Apparently, the Economic Crisis is All In Our Heads


Yesterday, the Dow fell 187 points. Oil slipped to $70. The dollar rose to $1.37. And gold lost another $12 – to $928.

The rally may run through the summer; it may not.

Asked about the rally on Wall Street, Barron’s latest Roundtable panel had various views about how far and how fast it would take us. But all were sure of one thing: the worst is over. We will not go below the lows set this past March.

This recovery is for real, they believe…and so is the bull market on Wall Street.

Investors believe it too. Analysts believe it. Economists believe it.

And why not? The ‘Committee to Save the World,’ part II, is on the job. And here are two of the three committee members writing in the Washington Post. “We have nothing to fear but fear itself,” they would have written. But that line had already been taken:

Like all financial crises, the current crisis is a crisis of confidence and trust. Reassuring the American people that our financial system will be better controlled is critical to our economic recovery.

By restoring the public’s trust in our financial system, the administration’s reforms will allow the financial system to play its most important function: transforming the earnings and savings of workers into the loans that help families buy homes and cars, help parents send kids to college, and help entrepreneurs build their businesses.

Get it, dear reader? The slump has nothing to do with bad investments and bad businesses…or with too much debt…or with too many producers making too much stuff for too many people who can’t pay for it.

Instead, it’s all in our heads! And if we can make some ‘reforms’ that cause the public to think everything is all right, well…heck…everything WILL be all right.

Except that it’s not all right. You can pull as much wool over the public’s eyes as you want, GM still won’t be a going concern. Nor will any of the other problems go away. And until those problems are worked out, there won’t be enough earnings and savings to push the economy forward. Of course, even in a stagnant economy, there are always investments that forge ahead…and for once we’re not talking about gold. In fact, this one is even better than gold…

As for the feds’ confidence tricks, they only make the situation worse. If the public spends more money…it just goes even deeper in debt!

Our old friend Rick Ackerman has no more faith in this recovery than we do. It’s “just like the recovery of ’31,” he says. Of course, as regular DR sufferers know, there was no recovery in ’31. Instead, it was a head-fake upwards, followed by a major drive to the bottom in ’32. The ’29 crash was just the beginning. The Dow reached its peak of 381 in September ’29. It crashed in October…but then bounced back for the following five months. By April 17th the bounce was exhausted at Dow 294. Then, too, people thought the ‘worst was over’ and that the initiatives of the Hoover administration had put the economy back on track for growth and prosperity. But then stocks headed down again and the economy sank. On July 8th, 1932, the Dow hit 41 – its low for the Great Depression.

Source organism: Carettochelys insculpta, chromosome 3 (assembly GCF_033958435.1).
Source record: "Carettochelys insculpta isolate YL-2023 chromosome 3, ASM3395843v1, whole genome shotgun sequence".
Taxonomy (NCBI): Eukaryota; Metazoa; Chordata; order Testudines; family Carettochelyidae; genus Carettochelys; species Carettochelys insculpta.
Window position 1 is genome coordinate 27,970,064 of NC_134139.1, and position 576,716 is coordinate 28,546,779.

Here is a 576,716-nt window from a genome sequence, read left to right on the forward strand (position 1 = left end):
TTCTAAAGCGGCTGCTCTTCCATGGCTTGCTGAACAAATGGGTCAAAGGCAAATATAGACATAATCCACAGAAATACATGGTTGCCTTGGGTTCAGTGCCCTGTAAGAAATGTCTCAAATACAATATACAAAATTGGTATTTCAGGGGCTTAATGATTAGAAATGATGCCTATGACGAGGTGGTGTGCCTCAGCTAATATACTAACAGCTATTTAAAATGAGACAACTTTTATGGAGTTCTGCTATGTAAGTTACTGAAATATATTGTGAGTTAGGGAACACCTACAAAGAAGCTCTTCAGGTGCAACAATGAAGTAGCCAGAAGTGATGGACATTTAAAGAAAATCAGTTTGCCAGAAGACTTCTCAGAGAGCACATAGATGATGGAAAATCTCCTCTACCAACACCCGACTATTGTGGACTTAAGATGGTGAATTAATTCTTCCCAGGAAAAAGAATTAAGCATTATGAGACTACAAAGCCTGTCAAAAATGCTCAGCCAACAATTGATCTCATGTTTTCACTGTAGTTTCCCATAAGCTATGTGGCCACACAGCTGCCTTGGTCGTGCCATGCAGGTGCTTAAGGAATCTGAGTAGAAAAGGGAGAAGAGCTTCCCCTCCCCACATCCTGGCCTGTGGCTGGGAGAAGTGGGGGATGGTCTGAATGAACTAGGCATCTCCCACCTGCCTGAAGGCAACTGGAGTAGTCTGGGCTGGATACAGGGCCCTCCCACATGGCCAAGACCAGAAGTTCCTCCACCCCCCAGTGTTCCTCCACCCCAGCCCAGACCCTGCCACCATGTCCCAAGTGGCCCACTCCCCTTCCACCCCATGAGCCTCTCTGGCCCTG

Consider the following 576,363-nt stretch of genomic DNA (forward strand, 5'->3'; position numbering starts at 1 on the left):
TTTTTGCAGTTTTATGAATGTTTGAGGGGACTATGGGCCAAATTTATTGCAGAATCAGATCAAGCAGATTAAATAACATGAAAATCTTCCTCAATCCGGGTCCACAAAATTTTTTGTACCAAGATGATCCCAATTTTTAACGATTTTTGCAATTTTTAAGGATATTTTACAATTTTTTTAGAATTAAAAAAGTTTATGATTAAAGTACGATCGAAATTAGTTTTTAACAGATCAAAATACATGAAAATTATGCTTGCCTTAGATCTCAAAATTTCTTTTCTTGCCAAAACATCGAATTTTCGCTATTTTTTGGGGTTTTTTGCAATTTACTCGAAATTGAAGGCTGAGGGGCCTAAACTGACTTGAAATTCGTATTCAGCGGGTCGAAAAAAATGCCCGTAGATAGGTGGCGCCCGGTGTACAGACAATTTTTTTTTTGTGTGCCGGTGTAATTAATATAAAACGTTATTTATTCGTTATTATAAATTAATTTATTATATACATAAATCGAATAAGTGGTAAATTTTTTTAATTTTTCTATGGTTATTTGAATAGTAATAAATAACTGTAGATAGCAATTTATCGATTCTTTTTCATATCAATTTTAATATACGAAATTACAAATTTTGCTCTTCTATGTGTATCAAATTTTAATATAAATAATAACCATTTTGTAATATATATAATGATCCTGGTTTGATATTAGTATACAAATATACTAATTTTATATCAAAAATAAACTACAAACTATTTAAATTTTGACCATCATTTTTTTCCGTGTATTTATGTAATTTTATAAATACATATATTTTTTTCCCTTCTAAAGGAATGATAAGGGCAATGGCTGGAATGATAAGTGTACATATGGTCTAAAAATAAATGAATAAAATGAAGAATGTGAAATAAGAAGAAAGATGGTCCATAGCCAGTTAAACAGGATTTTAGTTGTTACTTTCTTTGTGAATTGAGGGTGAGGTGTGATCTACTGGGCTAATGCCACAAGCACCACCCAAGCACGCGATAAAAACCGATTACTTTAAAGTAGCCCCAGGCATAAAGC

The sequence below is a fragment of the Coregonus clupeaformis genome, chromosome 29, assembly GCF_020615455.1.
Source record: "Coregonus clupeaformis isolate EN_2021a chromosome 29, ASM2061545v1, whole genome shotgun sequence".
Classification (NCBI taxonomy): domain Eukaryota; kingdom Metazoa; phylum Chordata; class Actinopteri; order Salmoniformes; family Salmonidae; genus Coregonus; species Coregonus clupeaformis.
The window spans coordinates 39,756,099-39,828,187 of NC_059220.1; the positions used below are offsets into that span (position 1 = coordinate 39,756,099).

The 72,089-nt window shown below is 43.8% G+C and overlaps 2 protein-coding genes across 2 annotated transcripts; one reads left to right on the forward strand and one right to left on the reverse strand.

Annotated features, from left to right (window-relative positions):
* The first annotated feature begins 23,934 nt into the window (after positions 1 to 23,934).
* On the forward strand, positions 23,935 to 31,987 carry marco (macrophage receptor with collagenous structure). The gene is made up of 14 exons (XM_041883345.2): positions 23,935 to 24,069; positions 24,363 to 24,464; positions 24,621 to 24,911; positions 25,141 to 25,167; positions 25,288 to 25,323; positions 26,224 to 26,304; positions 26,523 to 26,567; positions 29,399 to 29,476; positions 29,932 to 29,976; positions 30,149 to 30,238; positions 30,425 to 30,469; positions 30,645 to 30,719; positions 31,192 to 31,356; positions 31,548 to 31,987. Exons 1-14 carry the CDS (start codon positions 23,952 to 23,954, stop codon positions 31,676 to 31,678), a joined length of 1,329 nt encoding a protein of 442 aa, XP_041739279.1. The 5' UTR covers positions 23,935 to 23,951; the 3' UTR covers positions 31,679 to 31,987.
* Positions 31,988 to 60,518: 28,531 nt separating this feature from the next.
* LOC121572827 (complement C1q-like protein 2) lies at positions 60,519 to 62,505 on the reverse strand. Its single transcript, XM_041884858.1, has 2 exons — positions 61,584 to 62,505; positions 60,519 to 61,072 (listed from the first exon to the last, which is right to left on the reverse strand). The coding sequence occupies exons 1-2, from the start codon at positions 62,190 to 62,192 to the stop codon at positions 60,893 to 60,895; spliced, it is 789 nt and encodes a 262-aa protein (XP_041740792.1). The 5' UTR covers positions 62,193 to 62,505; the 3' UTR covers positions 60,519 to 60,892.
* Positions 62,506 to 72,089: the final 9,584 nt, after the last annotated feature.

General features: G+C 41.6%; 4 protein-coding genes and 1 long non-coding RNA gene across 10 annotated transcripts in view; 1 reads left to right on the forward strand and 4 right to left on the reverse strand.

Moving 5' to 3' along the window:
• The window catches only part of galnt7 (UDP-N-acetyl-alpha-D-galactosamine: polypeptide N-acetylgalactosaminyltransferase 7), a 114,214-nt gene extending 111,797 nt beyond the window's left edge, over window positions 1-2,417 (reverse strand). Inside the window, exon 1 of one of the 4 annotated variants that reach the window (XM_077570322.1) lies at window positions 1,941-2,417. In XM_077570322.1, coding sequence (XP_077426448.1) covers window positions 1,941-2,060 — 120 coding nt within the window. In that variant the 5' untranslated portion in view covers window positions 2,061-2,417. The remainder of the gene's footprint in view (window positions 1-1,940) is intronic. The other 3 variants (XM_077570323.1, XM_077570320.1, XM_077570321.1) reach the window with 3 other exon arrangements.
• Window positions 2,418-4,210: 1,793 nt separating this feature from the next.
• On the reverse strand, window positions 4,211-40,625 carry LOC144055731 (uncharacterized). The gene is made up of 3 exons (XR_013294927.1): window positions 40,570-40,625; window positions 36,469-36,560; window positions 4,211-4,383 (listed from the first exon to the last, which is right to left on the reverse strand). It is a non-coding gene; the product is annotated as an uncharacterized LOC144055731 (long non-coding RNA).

Why won’t history repeat itself? The run-up in debt in the ’90-’07 period exceeded even the debt build-up of the ’20s. Many other features are similar too – a huge expansion of global trade…new inventions…suburbs…financial innovation. Why would it be different this time?

“Because the government has taken aggressive action to correct the problem!”

That’s what most people think. But here’s what Rick has to say about the feds’ rescue:

Bailing out the economy and the banking system has been such a brazenly corrupt, mendacious and, ultimately, doomed enterprise that one could almost forget for a moment how very clever the perpetrators are. If we needed proof that these guys are the slickest behind-the-scenes spin-
doctors around, consider the following two headlines that ran on successive days atop the
Wall Street Journal’s front page. “Rate Rise Clouds Recovery” was the grim news that greeted us last Thursday, on day one. The article described how, despite the Federal Reserve’s explicit strategy of buying as much Treasury paper as it takes to hold market rates down, particularly in the mortgage sector, rates are rising anyway, and steeply. In fact, 30-year fixeds climbed to 5.79% from 5.00% just two weeks earlier, suggesting that market demand for mortgage paper is drying up despite the Fed’s strategy of direct monetization of Treasury debt (a.k.a. “quantitative easing”). Journal’s front page with this well-timed policy leak: “Fed to Keep Lid on Bond Buys.” Are we actually being asked to believe that, absent the acceleration of direct purchases of Treasury paper by the central bank, demand from other sources will suffice to keep rates from rising further?

But get this: On day two, as if to reassure us that [the] Treasury’s borrowing is well under control despite the fact that the opposite is true, the spinmeisters co-opted the

Yesterday, we saw a chart that showed the effectiveness of the Fed’s efforts. When the Fed intervenes to buy Treasuries, yields tend to go down – that’s the whole idea. Low yields help people borrow…and pay their debts.